Oral cancers are particularly concerning. This group of cancers has a high mortality rate. According to data from the IARC Global Cancer Observatory (GLOBOCAN), approximately 377, 713 new cases of lip and oral cancers were reported in 2020. Also, more than 177,757 new deaths were reported worldwide. Lip and oral cancers rank 16th among all cancers for men and women combined, while oropharyngeal cancers rank 13th worldwide. Men typically have a 2.5 times higher rate of mortality than women for lip and oral cancer. The most common risk factors for developing lip and oral cancer include:

  • Tobacco use (smoking or chewing);
  • Nicotine use (e-cigarettes or vaping);
  • Alcohol use;
  • Betel quid use (includes betel leaf, areca nut, and slaked lime);
  • Low socioeconomic status.

There has also been a connection found between certain oral cancers and the human papillomavirus (HPV), specifically, HPV types 16 & 18. These two types are the most common causes of cancers found at the base of the tongue, tonsils, and back of the throat. While these cancers have a slightly higher survival rate, many countries are now pushing for HPV vaccines to help reduce the prevalence of these types of oral cancers.

In general, lip and oral cancers have greatly increased in countries where tobacco use is on the rise. Therefore, special consideration should be taken for individuals who use tobacco. Cessation programs are available in many countries across the world.

Prevalence of oral diseases

The prevalence of oral diseases grew by 50% between 1990 and 2019, while the total world population only grew by 45%. These cases are also spread out over different income-level countries as well. Lower-income countries are more affected. However, high-income countries are not immune. In fact, there was an increase of more than 37% in that 10-year span in high-income countries. Many factors affect how oral diseases occur. Personal home care seems to be one of the leading causes of many oral conditions, which could explain why lower-income countries are more affected. When factors like poverty, hunger, and lack of access to care are present, it is hard to have adequate home care.

Barriers for proper oral care

There are many reasons oral diseases are prevalent. Some of the biggest barriers to proper oral care include education on dental importance, access to quality dental care, and affordability of dental treatment.

Many oral diseases could be prevented with proper dental care at home. It is also important to learn how diet can affect oral conditions.

Access to care is also a big obstacle. Most dental practitioners are in private healthcare settings. This prevents many people from having access to dental care. A few countries do provide public oral care services, which reduces the burden of oral care for many people. But without support, it is nearly impossible for much of the world to prioritize dental care, seek preventative care, and maintain natural teeth.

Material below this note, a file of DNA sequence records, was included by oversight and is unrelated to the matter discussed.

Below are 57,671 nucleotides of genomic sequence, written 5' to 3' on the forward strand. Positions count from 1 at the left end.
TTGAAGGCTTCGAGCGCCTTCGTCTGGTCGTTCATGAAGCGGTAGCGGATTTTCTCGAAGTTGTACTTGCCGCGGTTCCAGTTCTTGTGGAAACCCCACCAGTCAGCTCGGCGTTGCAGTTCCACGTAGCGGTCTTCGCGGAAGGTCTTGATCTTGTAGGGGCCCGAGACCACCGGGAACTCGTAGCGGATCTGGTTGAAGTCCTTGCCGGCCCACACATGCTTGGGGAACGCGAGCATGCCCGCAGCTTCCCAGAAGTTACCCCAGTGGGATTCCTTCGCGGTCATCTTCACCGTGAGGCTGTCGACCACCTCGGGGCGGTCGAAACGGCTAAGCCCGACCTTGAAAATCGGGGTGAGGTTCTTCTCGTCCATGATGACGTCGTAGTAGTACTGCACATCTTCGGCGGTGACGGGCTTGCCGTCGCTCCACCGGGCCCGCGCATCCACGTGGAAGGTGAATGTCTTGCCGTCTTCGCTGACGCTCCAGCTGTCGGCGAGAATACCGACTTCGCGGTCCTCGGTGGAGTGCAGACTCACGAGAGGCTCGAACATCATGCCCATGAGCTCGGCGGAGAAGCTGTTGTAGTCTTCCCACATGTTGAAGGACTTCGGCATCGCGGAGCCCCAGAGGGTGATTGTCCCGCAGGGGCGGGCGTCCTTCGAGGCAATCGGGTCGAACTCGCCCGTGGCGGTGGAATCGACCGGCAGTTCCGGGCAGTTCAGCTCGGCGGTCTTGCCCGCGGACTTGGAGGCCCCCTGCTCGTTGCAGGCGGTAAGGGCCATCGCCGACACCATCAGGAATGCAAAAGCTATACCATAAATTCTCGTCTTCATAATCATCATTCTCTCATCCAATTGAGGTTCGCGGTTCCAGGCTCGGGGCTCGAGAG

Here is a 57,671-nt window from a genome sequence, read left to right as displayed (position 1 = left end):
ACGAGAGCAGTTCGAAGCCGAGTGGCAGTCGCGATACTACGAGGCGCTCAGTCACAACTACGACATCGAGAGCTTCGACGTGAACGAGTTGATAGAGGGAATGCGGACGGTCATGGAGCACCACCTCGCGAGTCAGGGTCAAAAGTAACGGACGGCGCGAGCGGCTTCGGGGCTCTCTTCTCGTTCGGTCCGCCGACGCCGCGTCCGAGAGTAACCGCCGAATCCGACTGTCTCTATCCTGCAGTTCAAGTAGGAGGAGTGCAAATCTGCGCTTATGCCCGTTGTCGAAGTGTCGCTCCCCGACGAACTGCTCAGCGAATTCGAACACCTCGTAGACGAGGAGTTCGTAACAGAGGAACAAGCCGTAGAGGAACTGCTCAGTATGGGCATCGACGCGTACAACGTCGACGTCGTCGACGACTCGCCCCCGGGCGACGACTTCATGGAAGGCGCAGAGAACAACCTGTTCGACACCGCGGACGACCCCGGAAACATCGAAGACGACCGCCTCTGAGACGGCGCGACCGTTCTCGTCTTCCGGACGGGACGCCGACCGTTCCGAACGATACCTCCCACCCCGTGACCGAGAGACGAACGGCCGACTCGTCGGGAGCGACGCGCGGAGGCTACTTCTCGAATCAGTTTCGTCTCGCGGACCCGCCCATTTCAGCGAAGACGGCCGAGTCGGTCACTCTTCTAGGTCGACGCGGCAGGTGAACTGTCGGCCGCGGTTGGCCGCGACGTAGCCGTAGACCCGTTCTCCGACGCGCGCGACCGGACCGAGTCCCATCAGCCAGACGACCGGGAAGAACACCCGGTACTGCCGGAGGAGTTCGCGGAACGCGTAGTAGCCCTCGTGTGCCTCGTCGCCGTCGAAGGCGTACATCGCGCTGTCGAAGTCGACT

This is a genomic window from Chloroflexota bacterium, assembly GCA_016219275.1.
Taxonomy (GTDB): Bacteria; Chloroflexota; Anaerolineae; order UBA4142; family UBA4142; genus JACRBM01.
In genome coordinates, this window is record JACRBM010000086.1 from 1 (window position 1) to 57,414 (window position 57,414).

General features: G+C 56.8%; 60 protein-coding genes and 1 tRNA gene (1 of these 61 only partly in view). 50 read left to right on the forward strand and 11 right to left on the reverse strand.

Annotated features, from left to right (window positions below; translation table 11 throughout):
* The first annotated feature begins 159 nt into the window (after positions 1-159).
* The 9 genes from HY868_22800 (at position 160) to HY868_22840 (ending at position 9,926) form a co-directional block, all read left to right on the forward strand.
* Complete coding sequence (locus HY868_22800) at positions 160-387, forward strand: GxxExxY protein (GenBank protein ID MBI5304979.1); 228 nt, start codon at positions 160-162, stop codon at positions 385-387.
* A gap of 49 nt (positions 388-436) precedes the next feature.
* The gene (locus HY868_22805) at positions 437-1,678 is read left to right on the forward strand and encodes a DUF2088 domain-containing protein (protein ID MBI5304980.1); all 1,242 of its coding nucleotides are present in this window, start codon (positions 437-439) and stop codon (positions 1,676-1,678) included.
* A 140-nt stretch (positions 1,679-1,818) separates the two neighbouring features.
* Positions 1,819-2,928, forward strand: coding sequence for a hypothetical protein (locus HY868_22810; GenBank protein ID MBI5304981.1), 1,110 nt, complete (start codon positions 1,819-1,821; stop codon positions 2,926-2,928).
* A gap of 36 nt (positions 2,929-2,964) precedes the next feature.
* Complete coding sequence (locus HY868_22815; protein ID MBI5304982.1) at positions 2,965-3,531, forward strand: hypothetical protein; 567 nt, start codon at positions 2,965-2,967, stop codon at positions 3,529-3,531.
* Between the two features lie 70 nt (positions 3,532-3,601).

Once natural teeth are compromised, the cost of dental treatment increases. This is probably the hardest obstacle to overcome for most people. The cost to repair, replace, or treat dental diseases negatively impacts a person’s ability to provide for other needs. Many times, people must choose between dental care, food, housing, or medicine. Therefore, dental needs are often left untreated.

How to protect your oral health

Recognizing the importance of oral health in every person, regardless of age, is a big step in ending this crisis. Many of the leading oral diseases are very preventable. But we must first make sure the information on how these diseases develop and progress is commonly known. Next, addressing access to care. Having affordable dental care available to all persons, regardless of socioeconomic status, is vital. If people have knowledge of oral diseases and the ability for oral care, preventing these diseases will be easier. And prevention is the key!

To prevent oral diseases, first focus on home care. Including the following steps in your daily home care routine is critical.

  1. Brush your teeth for 2 minutes, twice daily. Only brushing once a day or skipping days can increase your risk of developing dental diseases.
  2. Use only a soft or extra-soft bristle toothbrush. Using a toothbrush with medium or hard bristles can damage your teeth and gums, leading to recession, tooth abrasion, or bone loss.
  3. Make sure to use fluoride toothpaste. Fluoride is a mineral that is naturally present in many foods and some water supplies. Fluoride can help to replace minerals in enamel and prevent dental caries.
  4. Clean the interproximal (in-between) spaces of your teeth. Brushing alone can only adequately clean 60% of your tooth surfaces. Using floss or a water-flosser daily can help to clean the remaining 40% of tooth surfaces. This reduces the risk of developing cavities between the teeth.
  5. Check your mouth for suspicious areas. Suspicious areas can include: dark spots or discolorations on the teeth, white spots on the tooth surface, or sores/abrasions on the tongue, lips, or tonsil areas. If you see any of these areas, contact your dental office for a check-up.

No other disease group affects humanity across the life cycle and across all countries in the way that oral diseases do.

Our oral health affects more than just our mouth. Luckily, oral health care has greatly advanced over the past 10–20 years. As we continue to progress and with a little prevention, we can make some much-needed changes. By ending the oral health crisis, we not only help ourselves, but we change things for the better for future generations as well. Together we can fight this global crisis, one healthy smile at a time.